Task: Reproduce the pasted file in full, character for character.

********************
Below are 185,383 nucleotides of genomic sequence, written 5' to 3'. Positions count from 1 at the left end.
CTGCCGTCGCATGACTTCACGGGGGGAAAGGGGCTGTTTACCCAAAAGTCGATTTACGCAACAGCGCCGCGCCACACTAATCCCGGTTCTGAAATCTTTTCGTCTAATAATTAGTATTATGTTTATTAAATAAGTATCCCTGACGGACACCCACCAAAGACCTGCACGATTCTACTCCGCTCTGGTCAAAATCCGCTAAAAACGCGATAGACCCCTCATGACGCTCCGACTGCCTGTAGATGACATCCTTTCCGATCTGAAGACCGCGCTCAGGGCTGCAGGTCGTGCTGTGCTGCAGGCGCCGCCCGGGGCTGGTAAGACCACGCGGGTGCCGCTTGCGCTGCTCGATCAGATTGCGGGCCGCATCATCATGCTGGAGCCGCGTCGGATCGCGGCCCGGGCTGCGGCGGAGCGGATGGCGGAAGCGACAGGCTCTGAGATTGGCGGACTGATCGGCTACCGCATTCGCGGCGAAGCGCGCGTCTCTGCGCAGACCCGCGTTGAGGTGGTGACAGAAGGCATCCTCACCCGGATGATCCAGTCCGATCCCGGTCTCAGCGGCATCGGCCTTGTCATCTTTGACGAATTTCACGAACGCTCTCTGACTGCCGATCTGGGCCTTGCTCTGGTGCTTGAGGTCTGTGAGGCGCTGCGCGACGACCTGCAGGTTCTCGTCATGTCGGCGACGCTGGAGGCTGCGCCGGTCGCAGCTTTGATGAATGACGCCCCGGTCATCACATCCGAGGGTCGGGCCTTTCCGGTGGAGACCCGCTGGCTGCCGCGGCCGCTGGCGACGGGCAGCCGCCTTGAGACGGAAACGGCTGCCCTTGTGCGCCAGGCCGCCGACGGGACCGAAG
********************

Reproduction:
Below are 185,383 nucleotides of genomic sequence, written 5' to 3'. Positions count from 1 at the left end.
CTGCCGTCGCATGACTTCACGGGGGGAAAGGGGCTGTTTACCCAAAAGTCGATTTACGCAACAGCGCCGCGCCACACTAATCCCGGTTCTGAAATCTTTTCGTCTAATAATTAGTATTATGTTTATTAAATAAGTATCCCTGACGGACACCCACCAAAGACCTGCACGATTCTACTCCGCTCTGGTCAAAATCCGCTAAAAACGCGATAGACCCCTCATGACGCTCCGACTGCCTGTAGATGACATCCTTTCCGATCTGAAGACCGCGCTCAGGGCTGCAGGTCGTGCTGTGCTGCAGGCGCCGCCCGGGGCTGGTAAGACCACGCGGGTGCCGCTTGCGCTGCTCGATCAGATTGCGGGCCGCATCATCATGCTGGAGCCGCGTCGGATCGCGGCCCGGGCTGCGGCGGAGCGGATGGCGGAAGCGACAGGCTCTGAGATTGGCGGACTGATCGGCTACCGCATTCGCGGCGAAGCGCGCGTCTCTGCGCAGACCCGCGTTGAGGTGGTGACAGAAGGCATCCTCACCCGGATGATCCAGTCCGATCCCGGTCTCAGCGGCATCGGCCTTGTCATCTTTGACGAATTTCACGAACGCTCTCTGACTGCCGATCTGGGCCTTGCTCTGGTGCTTGAGGTCTGTGAGGCGCTGCGCGACGACCTGCAGGTTCTCGTCATGTCGGCGACGCTGGAGGCTGCGCCGGTCGCAGCTTTGATGAATGACGCCCCGGTCATCACATCCGAGGGTCGGGCCTTTCCGGTGGAGACCCGCTGGCTGCCGCGGCCGCTGGCGACGGGCAGCCGCCTTGAGACGGAAACGGCTGCCCTTGTGCGCCAGGCCGCCGACGGGACCGAAG